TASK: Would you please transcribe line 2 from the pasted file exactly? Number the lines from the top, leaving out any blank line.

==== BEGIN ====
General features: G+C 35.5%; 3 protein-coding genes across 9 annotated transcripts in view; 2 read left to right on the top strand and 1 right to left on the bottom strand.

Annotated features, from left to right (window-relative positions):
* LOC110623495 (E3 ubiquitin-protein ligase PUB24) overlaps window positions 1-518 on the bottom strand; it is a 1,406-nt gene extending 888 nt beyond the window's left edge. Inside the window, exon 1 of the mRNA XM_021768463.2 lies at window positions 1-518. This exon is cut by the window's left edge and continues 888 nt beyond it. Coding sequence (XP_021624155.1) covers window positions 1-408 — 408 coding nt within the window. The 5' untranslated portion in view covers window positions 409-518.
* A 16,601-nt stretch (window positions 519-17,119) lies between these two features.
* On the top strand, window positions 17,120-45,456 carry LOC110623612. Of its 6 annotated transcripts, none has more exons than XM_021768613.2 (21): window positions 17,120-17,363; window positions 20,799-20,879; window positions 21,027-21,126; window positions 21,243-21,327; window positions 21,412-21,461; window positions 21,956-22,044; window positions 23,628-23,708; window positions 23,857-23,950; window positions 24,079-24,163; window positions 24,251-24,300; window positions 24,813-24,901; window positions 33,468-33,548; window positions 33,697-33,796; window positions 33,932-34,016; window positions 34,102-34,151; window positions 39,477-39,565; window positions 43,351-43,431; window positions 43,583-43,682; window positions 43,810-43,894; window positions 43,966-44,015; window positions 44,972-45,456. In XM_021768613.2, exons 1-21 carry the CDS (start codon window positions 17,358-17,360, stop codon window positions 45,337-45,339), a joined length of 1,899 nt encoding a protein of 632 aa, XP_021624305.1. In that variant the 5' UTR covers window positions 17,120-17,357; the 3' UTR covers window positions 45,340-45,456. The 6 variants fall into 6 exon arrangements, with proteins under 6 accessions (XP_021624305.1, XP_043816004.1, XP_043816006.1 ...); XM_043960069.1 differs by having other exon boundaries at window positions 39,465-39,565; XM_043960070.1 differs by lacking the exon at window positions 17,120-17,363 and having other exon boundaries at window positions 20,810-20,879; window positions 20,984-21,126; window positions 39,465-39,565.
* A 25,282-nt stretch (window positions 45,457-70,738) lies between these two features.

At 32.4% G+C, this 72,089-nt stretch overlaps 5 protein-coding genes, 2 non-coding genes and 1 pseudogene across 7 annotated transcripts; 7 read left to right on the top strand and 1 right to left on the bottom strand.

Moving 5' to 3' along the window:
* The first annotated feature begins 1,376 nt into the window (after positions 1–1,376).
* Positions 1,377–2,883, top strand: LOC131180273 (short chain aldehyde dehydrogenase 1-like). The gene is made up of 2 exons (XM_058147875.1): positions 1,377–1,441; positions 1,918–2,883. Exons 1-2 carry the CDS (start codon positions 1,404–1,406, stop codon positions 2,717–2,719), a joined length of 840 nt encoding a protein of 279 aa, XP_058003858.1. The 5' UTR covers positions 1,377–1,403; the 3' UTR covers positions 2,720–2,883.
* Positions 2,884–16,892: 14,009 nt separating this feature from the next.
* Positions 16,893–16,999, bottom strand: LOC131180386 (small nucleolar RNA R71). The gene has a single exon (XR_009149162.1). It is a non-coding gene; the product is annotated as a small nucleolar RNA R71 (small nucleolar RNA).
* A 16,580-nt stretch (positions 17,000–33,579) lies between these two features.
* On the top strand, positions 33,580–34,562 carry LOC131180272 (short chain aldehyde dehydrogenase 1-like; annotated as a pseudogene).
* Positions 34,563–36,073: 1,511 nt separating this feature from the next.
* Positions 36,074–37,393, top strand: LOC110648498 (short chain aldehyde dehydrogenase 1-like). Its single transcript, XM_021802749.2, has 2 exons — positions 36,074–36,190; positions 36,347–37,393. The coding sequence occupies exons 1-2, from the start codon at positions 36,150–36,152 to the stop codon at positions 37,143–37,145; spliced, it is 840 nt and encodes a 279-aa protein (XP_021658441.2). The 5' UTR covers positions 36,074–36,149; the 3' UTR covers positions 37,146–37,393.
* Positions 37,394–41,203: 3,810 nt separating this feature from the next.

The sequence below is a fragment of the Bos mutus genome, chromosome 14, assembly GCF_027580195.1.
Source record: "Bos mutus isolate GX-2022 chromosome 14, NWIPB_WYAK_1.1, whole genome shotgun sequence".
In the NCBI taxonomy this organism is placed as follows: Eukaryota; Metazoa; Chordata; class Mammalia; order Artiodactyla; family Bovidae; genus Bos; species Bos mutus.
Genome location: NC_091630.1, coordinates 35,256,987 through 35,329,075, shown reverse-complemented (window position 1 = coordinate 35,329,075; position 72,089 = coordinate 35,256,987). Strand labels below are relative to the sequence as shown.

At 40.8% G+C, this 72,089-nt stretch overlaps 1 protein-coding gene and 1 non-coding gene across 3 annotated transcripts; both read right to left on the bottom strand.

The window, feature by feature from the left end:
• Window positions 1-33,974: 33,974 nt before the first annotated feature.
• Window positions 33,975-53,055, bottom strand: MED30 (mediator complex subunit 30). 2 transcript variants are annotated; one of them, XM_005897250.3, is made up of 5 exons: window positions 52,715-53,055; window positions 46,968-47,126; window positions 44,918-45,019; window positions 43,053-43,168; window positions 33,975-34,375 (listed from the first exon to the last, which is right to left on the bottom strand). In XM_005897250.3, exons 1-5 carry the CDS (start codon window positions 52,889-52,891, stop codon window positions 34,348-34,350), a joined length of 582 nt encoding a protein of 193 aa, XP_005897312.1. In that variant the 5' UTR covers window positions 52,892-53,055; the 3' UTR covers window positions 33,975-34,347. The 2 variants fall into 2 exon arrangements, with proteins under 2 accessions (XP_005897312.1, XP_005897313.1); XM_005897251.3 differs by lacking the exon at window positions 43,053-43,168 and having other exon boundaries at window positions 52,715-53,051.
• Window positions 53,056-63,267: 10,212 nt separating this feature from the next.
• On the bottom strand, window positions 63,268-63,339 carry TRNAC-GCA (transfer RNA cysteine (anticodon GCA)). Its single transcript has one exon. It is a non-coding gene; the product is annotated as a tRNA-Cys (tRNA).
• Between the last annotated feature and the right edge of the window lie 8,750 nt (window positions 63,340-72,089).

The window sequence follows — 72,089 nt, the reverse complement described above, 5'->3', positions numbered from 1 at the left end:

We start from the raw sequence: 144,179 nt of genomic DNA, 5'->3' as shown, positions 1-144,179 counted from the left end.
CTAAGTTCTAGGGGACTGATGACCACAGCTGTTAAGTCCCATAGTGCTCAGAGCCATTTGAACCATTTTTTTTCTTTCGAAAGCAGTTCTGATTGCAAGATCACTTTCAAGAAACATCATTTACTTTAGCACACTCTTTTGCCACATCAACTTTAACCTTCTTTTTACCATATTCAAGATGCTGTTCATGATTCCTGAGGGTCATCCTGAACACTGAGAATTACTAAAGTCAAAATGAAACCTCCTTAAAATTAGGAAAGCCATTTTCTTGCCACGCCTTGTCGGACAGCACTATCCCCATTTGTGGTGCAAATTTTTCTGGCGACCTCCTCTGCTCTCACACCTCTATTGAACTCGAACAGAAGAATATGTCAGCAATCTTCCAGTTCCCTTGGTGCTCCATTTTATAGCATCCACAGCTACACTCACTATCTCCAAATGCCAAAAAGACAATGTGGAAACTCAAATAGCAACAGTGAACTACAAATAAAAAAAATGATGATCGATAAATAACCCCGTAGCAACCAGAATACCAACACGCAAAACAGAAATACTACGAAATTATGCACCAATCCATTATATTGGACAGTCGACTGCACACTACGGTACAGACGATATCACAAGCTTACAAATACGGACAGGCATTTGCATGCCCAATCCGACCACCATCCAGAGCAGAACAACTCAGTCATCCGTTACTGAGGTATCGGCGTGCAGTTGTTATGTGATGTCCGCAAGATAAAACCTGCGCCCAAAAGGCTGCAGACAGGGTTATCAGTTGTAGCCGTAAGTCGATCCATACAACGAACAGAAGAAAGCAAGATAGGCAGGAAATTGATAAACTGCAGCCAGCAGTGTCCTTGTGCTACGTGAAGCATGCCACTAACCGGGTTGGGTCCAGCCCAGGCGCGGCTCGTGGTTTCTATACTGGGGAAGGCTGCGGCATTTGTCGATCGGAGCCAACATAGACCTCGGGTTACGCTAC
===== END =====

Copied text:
Annotated features, from left to right (window-relative positions):